Besides such formal conflicts between self-contained individual classical works, there were cases of outward clashes between an invading aggressive classical manner and inherent, existing regional idioms of design. This was repeatedly the case with a type of urban renewal that historian have called antiquisation.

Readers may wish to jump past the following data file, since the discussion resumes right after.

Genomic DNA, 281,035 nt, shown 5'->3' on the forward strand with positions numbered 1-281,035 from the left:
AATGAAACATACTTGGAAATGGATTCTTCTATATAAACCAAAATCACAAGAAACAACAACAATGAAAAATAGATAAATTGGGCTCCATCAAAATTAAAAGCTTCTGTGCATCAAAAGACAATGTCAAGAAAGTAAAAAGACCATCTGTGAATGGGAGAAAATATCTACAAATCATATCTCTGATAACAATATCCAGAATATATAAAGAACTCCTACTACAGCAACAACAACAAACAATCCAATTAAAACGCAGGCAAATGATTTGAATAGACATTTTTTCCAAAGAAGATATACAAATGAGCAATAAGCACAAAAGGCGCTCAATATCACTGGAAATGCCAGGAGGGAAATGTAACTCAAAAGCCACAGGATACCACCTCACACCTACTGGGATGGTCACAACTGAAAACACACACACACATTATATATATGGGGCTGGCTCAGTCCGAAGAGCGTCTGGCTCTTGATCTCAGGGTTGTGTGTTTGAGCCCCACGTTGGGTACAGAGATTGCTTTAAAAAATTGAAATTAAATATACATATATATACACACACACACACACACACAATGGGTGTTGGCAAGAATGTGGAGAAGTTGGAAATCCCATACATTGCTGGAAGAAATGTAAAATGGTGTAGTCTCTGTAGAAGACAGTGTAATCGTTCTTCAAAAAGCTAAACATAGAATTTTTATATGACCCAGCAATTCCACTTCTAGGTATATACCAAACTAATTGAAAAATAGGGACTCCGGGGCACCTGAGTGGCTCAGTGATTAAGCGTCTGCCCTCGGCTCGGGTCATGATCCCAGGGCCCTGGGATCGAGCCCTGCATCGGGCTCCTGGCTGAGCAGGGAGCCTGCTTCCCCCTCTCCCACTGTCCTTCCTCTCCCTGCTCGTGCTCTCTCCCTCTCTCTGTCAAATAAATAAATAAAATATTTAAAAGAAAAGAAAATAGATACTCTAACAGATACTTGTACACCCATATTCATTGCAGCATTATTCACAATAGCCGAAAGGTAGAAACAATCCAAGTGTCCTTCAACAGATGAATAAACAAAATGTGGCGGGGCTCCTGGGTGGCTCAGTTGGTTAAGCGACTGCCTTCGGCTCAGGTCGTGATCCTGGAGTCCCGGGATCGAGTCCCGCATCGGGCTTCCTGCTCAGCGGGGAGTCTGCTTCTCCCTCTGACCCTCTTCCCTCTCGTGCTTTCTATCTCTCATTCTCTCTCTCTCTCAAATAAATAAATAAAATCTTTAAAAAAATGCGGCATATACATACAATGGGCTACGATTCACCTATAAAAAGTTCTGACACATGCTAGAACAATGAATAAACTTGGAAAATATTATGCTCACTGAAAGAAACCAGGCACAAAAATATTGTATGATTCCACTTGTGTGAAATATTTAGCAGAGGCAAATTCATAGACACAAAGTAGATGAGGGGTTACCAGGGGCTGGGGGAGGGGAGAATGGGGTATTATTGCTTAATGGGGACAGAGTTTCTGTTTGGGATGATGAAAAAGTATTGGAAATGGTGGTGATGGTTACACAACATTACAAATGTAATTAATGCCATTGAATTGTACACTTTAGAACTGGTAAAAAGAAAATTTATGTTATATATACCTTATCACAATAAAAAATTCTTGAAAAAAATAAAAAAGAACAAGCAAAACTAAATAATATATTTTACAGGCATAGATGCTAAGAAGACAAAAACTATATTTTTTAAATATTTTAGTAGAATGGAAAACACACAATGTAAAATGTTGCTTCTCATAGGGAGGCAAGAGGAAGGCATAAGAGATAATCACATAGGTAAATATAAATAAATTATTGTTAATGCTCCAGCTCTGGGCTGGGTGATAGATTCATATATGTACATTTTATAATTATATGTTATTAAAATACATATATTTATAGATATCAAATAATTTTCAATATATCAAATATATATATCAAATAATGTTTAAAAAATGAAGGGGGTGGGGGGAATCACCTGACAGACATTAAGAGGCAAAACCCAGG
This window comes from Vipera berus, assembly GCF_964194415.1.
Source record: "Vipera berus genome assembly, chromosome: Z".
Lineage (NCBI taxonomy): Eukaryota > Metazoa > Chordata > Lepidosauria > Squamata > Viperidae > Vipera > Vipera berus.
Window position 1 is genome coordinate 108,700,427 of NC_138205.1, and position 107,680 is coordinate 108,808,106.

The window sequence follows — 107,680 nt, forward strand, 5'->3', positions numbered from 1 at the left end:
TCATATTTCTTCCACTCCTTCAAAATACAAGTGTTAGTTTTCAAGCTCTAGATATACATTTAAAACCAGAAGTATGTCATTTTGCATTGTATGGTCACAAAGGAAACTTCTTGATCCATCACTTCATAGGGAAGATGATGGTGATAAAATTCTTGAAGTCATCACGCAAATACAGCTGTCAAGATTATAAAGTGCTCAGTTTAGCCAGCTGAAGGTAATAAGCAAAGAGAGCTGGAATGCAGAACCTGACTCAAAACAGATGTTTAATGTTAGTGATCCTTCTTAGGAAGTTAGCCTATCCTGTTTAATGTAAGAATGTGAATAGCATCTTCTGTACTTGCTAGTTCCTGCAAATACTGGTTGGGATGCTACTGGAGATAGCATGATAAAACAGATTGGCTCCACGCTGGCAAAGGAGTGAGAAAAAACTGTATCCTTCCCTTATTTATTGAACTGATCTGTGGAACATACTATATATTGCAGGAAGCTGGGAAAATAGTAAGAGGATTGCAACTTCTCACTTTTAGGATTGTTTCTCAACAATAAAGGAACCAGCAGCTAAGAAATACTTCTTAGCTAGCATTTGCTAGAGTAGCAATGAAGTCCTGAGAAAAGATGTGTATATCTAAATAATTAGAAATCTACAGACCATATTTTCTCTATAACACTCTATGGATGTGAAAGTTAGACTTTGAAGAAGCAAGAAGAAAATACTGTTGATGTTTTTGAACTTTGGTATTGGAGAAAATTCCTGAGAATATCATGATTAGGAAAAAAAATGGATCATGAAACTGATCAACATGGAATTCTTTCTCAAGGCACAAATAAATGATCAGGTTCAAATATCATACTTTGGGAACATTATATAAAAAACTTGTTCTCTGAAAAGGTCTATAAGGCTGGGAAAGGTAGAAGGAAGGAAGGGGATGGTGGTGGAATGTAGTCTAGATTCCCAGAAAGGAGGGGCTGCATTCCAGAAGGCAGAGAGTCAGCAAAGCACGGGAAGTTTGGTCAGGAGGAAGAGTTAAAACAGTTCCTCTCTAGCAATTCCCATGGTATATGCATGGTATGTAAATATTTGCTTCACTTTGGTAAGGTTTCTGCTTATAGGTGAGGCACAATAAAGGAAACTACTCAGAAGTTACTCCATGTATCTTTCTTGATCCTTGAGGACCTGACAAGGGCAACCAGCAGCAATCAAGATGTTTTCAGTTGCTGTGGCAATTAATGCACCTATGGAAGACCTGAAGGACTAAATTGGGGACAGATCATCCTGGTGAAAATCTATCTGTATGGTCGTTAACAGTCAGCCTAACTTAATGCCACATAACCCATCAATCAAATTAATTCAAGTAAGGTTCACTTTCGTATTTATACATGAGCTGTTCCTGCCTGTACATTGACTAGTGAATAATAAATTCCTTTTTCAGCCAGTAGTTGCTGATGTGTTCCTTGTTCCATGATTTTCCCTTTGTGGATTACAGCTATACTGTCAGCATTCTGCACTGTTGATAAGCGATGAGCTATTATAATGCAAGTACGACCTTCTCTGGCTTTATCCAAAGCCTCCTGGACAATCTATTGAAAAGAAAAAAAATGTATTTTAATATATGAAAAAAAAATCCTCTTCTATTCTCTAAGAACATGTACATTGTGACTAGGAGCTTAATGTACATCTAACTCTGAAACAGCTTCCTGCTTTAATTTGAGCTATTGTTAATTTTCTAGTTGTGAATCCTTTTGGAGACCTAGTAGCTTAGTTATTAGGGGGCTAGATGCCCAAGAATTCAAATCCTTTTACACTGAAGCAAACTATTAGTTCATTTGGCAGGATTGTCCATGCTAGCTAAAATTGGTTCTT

Antiquisation is a term coined by architectural historians to refer to the Renaissance practice of giving a city the appearance of ancient Rome or Athens through the introductions of structures organized in the classical mode. These were occasionally temporary, as in the case of the “cérémonies à l’antique” – public events of a political content – but more frequently permanent. This phenomenon became visible in Rome and Florence and in the other major Italian towns around the fifteenth century and spread through the cities of the north – Lyon, Paris, Antwerp and London – throughout all the world, up to our times.